20 June 2017

British Empire and the Opium Trade

River of Smoke by Amitav Ghosh, 2012, Excerpt
The drug may come from India, but the trade is almost entirely in British hands. In the Bengal Presidency, the cultivation of opium is their monopoly: few Achhas play any part in it, apart from the peasants who are made to grow it – and they suffer just as much as the Chinese who buy the drug. In Bombay, the British were not able to set up a monopoly because they were not in control of the entire region. That is why local merchants were able to enter the trade. Their earnings are the only part of this immense commerce that trickles back to Hindusthan – all the rest goes to England and Europe and America. It was not the Achhas who started sending opium to China: it was the British. Even if every Achha washed his hands of opium, nothing would change in China; the British and Americans would make sure that opium continued to pour in.’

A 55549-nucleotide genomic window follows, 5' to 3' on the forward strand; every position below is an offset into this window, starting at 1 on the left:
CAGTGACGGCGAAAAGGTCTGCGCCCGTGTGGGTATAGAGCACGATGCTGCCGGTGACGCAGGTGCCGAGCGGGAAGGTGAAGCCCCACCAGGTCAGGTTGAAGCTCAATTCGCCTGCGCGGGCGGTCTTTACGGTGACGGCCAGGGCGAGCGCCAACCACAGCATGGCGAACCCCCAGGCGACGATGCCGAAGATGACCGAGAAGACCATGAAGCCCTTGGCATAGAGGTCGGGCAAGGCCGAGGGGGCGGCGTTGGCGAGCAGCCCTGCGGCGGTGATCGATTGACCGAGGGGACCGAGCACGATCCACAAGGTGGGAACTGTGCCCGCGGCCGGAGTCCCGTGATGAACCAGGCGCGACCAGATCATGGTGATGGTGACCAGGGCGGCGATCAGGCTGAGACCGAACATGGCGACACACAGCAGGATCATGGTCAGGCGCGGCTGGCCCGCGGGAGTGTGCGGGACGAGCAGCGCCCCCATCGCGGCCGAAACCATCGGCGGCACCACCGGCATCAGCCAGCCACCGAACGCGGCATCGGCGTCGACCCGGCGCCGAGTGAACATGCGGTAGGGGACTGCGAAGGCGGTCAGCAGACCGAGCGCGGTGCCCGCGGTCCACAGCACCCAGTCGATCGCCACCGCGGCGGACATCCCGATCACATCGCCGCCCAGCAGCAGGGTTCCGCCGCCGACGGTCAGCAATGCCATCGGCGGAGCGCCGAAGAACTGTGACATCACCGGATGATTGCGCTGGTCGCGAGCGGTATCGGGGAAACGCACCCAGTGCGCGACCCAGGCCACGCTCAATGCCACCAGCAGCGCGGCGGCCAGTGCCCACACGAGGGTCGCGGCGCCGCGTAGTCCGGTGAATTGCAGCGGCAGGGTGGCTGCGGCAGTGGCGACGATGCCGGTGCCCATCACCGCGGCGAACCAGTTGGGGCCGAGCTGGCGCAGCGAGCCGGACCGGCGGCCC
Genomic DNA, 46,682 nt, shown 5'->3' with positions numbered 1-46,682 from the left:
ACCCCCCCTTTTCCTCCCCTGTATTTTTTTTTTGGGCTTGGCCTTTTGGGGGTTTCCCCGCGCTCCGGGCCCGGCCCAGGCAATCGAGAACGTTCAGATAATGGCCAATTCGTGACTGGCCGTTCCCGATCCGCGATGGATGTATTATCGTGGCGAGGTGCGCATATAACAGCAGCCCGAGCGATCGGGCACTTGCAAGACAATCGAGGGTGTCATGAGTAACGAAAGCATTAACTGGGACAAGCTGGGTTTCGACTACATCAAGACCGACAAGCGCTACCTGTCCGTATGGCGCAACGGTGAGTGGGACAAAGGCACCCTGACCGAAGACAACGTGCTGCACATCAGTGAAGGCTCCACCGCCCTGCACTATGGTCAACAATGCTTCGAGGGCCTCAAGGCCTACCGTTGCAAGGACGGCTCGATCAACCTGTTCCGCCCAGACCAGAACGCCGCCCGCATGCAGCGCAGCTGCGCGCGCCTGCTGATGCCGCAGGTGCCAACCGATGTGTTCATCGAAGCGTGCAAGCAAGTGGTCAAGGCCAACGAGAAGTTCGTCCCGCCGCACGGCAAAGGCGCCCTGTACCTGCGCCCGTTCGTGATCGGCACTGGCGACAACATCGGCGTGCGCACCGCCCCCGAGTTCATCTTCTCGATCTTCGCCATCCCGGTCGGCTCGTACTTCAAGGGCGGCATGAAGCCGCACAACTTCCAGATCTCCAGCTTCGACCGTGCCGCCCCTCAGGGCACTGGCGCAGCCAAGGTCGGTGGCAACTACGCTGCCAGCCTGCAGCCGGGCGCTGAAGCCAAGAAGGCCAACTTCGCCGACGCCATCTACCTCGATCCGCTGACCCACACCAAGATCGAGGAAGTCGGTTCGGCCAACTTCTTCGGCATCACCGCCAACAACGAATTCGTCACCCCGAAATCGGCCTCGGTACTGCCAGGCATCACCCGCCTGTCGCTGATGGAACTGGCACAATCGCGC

Flood of Fire by Amitav Ghosh, 2016, Excerpt
Free Trade, the truth was that their commercial advantages had nothing to do with markets or trade or more advanced business practices – it lay in the brute firepower of the British Empire’s guns and gunboats.

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